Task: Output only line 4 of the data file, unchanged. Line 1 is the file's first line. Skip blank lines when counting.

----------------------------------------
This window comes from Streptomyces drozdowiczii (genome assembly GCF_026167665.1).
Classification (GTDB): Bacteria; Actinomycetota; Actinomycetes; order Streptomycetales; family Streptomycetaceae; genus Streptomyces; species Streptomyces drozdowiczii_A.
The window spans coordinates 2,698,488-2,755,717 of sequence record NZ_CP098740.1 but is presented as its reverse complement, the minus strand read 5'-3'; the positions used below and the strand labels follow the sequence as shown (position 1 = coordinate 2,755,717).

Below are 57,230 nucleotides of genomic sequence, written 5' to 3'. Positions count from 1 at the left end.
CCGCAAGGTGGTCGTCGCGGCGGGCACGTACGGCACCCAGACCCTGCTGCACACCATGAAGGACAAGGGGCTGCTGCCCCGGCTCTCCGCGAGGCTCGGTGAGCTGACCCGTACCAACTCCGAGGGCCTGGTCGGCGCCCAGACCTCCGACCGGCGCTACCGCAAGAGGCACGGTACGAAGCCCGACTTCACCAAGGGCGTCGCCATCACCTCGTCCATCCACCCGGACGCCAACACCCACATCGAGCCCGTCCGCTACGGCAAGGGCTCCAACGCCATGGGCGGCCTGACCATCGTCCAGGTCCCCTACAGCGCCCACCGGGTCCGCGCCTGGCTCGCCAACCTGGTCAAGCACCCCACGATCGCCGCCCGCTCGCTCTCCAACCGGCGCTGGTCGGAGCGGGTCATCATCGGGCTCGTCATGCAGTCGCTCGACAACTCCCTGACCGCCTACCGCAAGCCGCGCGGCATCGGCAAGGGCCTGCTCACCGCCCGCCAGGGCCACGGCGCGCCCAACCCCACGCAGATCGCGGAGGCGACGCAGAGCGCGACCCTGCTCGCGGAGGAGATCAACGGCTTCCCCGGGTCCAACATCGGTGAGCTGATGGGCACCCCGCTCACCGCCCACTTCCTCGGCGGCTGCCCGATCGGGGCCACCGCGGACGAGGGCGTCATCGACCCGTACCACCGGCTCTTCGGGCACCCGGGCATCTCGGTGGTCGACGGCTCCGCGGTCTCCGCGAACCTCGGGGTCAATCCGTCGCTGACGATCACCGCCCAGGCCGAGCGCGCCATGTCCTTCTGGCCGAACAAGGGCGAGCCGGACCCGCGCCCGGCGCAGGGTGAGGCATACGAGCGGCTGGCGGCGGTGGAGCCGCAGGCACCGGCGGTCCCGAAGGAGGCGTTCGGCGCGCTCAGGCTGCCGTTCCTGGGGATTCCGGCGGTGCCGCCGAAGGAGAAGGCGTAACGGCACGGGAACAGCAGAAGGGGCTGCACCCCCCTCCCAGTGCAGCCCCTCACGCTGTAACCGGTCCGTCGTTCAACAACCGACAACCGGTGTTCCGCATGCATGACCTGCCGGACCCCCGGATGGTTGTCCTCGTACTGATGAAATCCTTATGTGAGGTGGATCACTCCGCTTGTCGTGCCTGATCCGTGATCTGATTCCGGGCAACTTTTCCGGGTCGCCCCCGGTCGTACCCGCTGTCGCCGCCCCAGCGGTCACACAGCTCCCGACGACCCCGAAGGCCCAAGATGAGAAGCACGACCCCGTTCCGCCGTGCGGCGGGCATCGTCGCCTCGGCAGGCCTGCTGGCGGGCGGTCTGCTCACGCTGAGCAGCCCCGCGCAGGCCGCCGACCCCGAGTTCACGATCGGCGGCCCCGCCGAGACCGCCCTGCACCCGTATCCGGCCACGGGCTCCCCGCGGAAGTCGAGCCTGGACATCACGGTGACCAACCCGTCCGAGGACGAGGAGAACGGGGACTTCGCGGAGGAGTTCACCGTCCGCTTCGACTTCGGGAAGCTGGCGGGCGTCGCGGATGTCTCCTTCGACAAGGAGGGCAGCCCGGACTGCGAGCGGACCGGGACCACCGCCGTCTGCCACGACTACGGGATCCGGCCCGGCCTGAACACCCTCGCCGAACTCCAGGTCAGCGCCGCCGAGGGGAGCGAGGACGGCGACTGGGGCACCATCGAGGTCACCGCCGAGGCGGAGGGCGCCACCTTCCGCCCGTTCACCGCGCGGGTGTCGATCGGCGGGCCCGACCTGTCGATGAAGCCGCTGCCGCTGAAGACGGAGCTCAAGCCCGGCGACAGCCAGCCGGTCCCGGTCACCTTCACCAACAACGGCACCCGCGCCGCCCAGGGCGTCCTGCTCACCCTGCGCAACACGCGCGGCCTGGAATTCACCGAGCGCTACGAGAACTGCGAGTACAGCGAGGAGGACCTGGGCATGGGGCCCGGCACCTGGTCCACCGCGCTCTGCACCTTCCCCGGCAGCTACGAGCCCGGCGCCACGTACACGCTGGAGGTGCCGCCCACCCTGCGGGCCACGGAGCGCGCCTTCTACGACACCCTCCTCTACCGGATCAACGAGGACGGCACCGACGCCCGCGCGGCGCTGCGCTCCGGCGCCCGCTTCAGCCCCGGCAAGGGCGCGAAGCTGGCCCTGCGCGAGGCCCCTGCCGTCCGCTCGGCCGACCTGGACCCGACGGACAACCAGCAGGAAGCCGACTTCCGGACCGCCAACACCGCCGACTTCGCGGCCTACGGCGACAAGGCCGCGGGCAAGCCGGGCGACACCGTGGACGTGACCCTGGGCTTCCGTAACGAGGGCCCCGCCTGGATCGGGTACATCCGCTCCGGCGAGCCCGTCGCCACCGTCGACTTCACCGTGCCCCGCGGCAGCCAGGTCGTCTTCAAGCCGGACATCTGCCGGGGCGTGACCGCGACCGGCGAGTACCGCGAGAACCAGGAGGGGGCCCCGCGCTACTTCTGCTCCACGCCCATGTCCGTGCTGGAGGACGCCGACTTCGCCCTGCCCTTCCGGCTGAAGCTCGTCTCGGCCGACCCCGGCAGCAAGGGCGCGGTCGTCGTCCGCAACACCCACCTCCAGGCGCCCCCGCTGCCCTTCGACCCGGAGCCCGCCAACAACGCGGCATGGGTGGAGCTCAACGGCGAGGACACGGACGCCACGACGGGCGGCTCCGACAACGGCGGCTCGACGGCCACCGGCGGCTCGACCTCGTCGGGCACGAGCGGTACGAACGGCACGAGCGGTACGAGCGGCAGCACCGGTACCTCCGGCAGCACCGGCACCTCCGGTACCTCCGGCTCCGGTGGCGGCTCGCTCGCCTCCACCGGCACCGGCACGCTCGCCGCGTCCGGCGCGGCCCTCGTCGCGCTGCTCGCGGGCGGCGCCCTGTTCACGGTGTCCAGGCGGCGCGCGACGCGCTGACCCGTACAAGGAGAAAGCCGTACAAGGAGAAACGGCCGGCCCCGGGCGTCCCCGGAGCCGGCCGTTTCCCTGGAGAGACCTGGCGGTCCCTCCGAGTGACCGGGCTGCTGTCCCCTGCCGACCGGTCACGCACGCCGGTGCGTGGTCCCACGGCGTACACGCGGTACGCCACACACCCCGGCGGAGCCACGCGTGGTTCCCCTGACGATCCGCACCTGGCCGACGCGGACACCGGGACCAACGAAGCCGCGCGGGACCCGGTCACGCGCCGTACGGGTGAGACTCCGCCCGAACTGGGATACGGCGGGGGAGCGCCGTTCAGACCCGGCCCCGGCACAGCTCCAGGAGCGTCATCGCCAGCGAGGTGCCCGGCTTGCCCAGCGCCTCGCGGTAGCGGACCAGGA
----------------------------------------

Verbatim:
Below are 57,230 nucleotides of genomic sequence, written 5' to 3'. Positions count from 1 at the left end.